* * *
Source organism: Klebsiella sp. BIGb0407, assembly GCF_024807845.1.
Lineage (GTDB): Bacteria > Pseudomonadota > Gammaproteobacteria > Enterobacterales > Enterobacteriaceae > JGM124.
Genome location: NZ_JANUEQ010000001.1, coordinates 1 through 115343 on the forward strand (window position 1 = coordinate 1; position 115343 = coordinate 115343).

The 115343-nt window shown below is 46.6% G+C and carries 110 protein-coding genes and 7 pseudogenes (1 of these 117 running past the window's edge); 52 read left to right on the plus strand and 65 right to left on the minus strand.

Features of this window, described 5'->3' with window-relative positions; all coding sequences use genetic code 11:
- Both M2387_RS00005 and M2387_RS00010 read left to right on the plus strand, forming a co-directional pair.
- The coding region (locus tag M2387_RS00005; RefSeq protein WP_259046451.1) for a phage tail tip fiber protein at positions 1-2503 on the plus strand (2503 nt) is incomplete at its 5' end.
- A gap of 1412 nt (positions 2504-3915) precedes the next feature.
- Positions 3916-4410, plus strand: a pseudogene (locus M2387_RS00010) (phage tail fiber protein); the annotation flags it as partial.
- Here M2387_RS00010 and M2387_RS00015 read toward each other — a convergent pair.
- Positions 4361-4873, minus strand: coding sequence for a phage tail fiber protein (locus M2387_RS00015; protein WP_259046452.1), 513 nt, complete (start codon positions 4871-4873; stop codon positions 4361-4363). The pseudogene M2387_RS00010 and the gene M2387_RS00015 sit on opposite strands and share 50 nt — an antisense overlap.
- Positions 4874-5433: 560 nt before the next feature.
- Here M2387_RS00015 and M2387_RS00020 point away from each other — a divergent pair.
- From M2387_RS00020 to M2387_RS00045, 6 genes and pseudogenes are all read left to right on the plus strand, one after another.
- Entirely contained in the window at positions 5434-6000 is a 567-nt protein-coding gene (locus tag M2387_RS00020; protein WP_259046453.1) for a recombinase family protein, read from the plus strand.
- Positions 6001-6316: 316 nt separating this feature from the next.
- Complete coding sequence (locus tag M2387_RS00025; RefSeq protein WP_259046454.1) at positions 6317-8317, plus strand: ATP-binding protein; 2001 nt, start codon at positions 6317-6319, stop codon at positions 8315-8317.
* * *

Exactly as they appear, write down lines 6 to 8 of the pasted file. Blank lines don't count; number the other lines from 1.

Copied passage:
- Both M2387_RS00005 and M2387_RS00010 read left to right on the plus strand, forming a co-directional pair.
- The coding region (locus tag M2387_RS00005; RefSeq protein WP_259046451.1) for a phage tail tip fiber protein at positions 1-2503 on the plus strand (2503 nt) is incomplete at its 5' end.
- A gap of 1412 nt (positions 2504-3915) precedes the next feature.